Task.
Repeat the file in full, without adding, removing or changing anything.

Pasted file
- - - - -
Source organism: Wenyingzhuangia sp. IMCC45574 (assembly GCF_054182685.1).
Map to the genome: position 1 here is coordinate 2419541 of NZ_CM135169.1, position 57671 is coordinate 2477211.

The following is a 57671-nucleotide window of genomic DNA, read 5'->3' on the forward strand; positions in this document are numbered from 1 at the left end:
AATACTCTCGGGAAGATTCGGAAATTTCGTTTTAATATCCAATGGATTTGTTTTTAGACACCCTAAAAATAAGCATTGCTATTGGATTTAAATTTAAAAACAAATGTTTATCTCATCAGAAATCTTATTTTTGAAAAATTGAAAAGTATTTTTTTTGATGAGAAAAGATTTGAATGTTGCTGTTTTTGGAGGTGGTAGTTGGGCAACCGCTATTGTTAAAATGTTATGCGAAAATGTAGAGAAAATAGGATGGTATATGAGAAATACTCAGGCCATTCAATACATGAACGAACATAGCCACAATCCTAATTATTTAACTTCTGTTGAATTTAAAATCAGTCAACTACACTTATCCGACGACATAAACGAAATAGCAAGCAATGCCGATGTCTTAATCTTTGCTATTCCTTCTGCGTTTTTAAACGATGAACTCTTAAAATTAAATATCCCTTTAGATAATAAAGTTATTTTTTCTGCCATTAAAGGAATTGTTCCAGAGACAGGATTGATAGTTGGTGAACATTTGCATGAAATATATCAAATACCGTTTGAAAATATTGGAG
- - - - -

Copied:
Source organism: Wenyingzhuangia sp. IMCC45574 (assembly GCF_054182685.1).
Map to the genome: position 1 here is coordinate 2419541 of NZ_CM135169.1, position 57671 is coordinate 2477211.

The following is a 57671-nucleotide window of genomic DNA, read 5'->3' on the forward strand; positions in this document are numbered from 1 at the left end:
AATACTCTCGGGAAGATTCGGAAATTTCGTTTTAATATCCAATGGATTTGTTTTTAGACACCCTAAAAATAAGCATTGCTATTGGATTTAAATTTAAAAACAAATGTTTATCTCATCAGAAATCTTATTTTTGAAAAATTGAAAAGTATTTTTTTTGATGAGAAAAGATTTGAATGTTGCTGTTTTTGGAGGTGGTAGTTGGGCAACCGCTATTGTTAAAATGTTATGCGAAAATGTAGAGAAAATAGGATGGTATATGAGAAATACTCAGGCCATTCAATACATGAACGAACATAGCCACAATCCTAATTATTTAACTTCTGTTGAATTTAAAATCAGTCAACTACACTTATCCGACGACATAAACGAAATAGCAAGCAATGCCGATGTCTTAATCTTTGCTATTCCTTCTGCGTTTTTAAACGATGAACTCTTAAAATTAAATATCCCTTTAGATAATAAAGTTATTTTTTCTGCCATTAAAGGAATTGTTCCAGAGACAGGATTGATAGTTGGTGAACATTTGCATGAAATATATCAAATACCGTTTGAAAATATTGGAG